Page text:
Some see owing as optional
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In The Wall Street Journal the other day I saw an article on how many home owners are underwater on their home mortgages. By a recent Federal Reserve estimate, it's about 12 million, a number exceeding 20% of all home mortgages outstanding. This is not a brand- new problem in the current recession, but its sheer size suggests that it's an issue the economy will wrestle with for a long time to come. While the extent of the problem is unevenly distributed across the country, it's clearly a national issue that is not easily measured nor simply described.
By 2009, the term "strategic default" entered lenders' vocabularies. Strategic defaulters are those who have the capacity to continue paying on their mortgages but have elected not to and have chosen to default on their mortgage payments.
Strategic default's roots
To some, this was a simple business decision. They entered into a deal for the purchase of a home and when the deal didn't work out they walked away. They may have moved out and be renting somewhere else but more than likely they are still in the house, banking the mortgage payments in a savings account and awaiting the formal foreclosure process to begin.
We're not talking here about people who lost their income or their health and can no longer afford the monthly mortgage payment. These are people to whom their purchase of the residence secured by a mortgage is treated as purely a business deal and a one-sided one at that.
What's not particularly clear is what percentage of delinquent mortgages nationally is represented by strategic defaulters. I suspect that the proportion is significant by the publicity that the problem is receiving. The perception of the extent of this issue is likely further complicated by the reputation risk that has ravaged many very large bank mortgage servicers, who are being excoriated for their foreclosure lapses and their real or apparent unwillingness to renegotiate a lowered payment amount.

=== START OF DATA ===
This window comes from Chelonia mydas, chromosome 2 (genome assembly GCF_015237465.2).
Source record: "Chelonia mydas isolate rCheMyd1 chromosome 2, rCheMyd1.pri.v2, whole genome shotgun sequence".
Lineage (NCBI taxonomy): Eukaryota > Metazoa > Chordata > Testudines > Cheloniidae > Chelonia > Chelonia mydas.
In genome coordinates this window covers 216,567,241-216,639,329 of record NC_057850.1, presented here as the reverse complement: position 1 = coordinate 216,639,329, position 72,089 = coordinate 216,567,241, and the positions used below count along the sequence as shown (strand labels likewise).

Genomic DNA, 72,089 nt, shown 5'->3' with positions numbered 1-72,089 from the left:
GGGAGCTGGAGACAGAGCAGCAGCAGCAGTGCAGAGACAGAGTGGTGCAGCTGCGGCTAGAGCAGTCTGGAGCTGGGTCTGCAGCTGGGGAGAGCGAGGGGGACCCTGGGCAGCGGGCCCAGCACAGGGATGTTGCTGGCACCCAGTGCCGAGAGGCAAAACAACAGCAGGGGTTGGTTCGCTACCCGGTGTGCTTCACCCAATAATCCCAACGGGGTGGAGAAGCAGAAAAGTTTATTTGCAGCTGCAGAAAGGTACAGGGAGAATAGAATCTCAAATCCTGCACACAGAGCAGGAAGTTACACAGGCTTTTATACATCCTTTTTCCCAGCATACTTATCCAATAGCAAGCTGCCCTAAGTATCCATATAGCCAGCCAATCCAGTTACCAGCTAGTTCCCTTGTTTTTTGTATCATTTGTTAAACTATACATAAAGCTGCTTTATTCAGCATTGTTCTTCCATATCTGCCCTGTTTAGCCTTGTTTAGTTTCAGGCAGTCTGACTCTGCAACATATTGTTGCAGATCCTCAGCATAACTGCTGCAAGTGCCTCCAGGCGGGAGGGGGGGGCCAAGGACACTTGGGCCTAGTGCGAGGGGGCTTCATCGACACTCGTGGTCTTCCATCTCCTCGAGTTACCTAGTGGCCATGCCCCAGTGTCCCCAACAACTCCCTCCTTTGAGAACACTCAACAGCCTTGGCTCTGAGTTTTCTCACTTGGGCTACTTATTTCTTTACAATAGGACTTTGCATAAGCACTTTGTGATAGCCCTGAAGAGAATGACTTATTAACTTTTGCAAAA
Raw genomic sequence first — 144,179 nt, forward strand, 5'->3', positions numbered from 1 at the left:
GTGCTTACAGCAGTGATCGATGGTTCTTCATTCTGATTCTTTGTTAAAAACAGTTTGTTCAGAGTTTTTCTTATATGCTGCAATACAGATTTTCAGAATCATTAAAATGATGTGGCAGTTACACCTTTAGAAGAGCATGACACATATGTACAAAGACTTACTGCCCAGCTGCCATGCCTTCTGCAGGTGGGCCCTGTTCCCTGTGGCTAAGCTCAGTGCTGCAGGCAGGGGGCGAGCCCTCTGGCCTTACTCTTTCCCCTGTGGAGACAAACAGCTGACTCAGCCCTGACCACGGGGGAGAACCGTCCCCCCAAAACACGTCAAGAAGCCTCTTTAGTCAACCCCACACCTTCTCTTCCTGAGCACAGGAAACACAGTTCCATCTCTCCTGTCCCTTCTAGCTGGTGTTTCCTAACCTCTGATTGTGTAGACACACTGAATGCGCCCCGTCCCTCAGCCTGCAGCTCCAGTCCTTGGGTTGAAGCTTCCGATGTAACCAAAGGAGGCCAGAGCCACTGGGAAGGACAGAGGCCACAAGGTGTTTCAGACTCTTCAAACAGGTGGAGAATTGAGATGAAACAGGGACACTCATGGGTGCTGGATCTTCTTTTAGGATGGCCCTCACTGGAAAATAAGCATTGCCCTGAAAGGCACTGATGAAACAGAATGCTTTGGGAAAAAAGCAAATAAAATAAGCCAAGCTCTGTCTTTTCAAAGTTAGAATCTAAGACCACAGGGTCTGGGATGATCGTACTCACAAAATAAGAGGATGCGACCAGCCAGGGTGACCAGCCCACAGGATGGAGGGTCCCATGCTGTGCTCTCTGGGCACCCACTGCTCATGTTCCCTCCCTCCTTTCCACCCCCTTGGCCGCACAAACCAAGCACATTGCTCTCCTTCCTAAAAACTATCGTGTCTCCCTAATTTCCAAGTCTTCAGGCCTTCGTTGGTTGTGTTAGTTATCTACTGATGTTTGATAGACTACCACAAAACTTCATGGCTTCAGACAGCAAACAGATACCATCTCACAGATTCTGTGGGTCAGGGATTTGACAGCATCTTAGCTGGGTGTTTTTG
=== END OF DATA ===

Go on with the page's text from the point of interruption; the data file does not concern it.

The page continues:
Strategic default's implications
The problem on a national basis is real and has multiple dimensions. As a person who has spent most of his entire career as a lender, I am interested primarily in how strategic defaults reflect on the character of the mortgagors.
How can we as lenders protect ourselves against such practices?
Will this negatively impact the attitudes of home lenders, banks and thrifts, in years to come?
In other words, will the strategic defaulters cause shrinkage of the availability of mortgage credit as we emerge from the impacts and absorb the multiple lessons of the current recession?
More than anything else, the practice of strategic defaulting throws into sharp profile the character of the borrower. Under the letter of the contract in normal times, the lender gets its principal back plus an agreed upon rate of interest while the borrower is entitled to the benefits of the upside--all of them. This includes both the value of the shelter that the home owner has purchased but also the possibility of price appreciation.
Now find your Nexium
If you agree with me that strategic defaults reflect a defect in a borrower's character, then Google the subject and see how angry you can become. There are pages of consultants including both law firms and sole practitioners selling services on how to be a strategic defaulter. What is particularly infuriating to me are the stated attitudes on how this activity is just a "business deal."
Here's an example of one web page:
Q: "But Don't I Have a Moral Obligation to Keep Paying?"